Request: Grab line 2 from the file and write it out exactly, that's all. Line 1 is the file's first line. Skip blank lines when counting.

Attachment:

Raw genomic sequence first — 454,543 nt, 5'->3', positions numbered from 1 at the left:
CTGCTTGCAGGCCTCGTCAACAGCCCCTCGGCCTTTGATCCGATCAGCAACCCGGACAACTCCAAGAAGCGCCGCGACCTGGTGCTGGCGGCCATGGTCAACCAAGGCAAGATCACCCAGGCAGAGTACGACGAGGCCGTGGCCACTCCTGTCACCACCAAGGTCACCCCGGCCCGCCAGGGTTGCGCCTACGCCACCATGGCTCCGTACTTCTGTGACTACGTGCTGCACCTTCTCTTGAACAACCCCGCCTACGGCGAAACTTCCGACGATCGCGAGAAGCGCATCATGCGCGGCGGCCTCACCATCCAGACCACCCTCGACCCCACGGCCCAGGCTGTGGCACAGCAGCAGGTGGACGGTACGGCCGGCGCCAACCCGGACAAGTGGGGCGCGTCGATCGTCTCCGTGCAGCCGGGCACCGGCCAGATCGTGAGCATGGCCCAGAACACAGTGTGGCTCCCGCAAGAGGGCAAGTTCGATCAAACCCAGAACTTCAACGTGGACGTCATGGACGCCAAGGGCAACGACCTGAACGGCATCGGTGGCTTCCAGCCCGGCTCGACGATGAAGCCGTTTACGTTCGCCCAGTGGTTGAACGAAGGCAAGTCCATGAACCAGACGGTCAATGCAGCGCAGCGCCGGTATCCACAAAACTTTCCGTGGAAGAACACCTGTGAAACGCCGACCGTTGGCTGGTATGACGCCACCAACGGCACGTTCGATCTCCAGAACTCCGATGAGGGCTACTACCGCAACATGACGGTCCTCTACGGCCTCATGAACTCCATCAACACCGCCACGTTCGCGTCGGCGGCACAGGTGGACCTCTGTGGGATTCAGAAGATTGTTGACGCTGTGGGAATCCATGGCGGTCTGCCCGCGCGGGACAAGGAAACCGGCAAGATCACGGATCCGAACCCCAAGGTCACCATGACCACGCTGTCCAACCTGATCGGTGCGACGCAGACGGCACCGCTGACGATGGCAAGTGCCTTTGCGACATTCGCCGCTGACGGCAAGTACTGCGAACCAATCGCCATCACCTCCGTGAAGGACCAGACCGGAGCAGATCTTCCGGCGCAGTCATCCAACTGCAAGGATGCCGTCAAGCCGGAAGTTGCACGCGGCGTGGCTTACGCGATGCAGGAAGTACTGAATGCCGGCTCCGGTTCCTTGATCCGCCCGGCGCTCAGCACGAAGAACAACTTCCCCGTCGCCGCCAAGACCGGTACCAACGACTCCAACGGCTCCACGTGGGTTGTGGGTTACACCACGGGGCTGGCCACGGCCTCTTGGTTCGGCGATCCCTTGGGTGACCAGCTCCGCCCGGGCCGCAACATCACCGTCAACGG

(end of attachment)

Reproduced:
CTGCTTGCAGGCCTCGTCAACAGCCCCTCGGCCTTTGATCCGATCAGCAACCCGGACAACTCCAAGAAGCGCCGCGACCTGGTGCTGGCGGCCATGGTCAACCAAGGCAAGATCACCCAGGCAGAGTACGACGAGGCCGTGGCCACTCCTGTCACCACCAAGGTCACCCCGGCCCGCCAGGGTTGCGCCTACGCCACCATGGCTCCGTACTTCTGTGACTACGTGCTGCACCTTCTCTTGAACAACCCCGCCTACGGCGAAACTTCCGACGATCGCGAGAAGCGCATCATGCGCGGCGGCCTCACCATCCAGACCACCCTCGACCCCACGGCCCAGGCTGTGGCACAGCAGCAGGTGGACGGTACGGCCGGCGCCAACCCGGACAAGTGGGGCGCGTCGATCGTCTCCGTGCAGCCGGGCACCGGCCAGATCGTGAGCATGGCCCAGAACACAGTGTGGCTCCCGCAAGAGGGCAAGTTCGATCAAACCCAGAACTTCAACGTGGACGTCATGGACGCCAAGGGCAACGACCTGAACGGCATCGGTGGCTTCCAGCCCGGCTCGACGATGAAGCCGTTTACGTTCGCCCAGTGGTTGAACGAAGGCAAGTCCATGAACCAGACGGTCAATGCAGCGCAGCGCCGGTATCCACAAAACTTTCCGTGGAAGAACACCTGTGAAACGCCGACCGTTGGCTGGTATGACGCCACCAACGGCACGTTCGATCTCCAGAACTCCGATGAGGGCTACTACCGCAACATGACGGTCCTCTACGGCCTCATGAACTCCATCAACACCGCCACGTTCGCGTCGGCGGCACAGGTGGACCTCTGTGGGATTCAGAAGATTGTTGACGCTGTGGGAATCCATGGCGGTCTGCCCGCGCGGGACAAGGAAACCGGCAAGATCACGGATCCGAACCCCAAGGTCACCATGACCACGCTGTCCAACCTGATCGGTGCGACGCAGACGGCACCGCTGACGATGGCAAGTGCCTTTGCGACATTCGCCGCTGACGGCAAGTACTGCGAACCAATCGCCATCACCTCCGTGAAGGACCAGACCGGAGCAGATCTTCCGGCGCAGTCATCCAACTGCAAGGATGCCGTCAAGCCGGAAGTTGCACGCGGCGTGGCTTACGCGATGCAGGAAGTACTGAATGCCGGCTCCGGTTCCTTGATCCGCCCGGCGCTCAGCACGAAGAACAACTTCCCCGTCGCCGCCAAGACCGGTACCAACGACTCCAACGGCTCCACGTGGGTTGTGGGTTACACCACGGGGCTGGCCACGGCCTCTTGGTTCGGCGATCCCTTGGGTGACCAGCTCCGCCCGGGCCGCAACATCACCGTCAACGG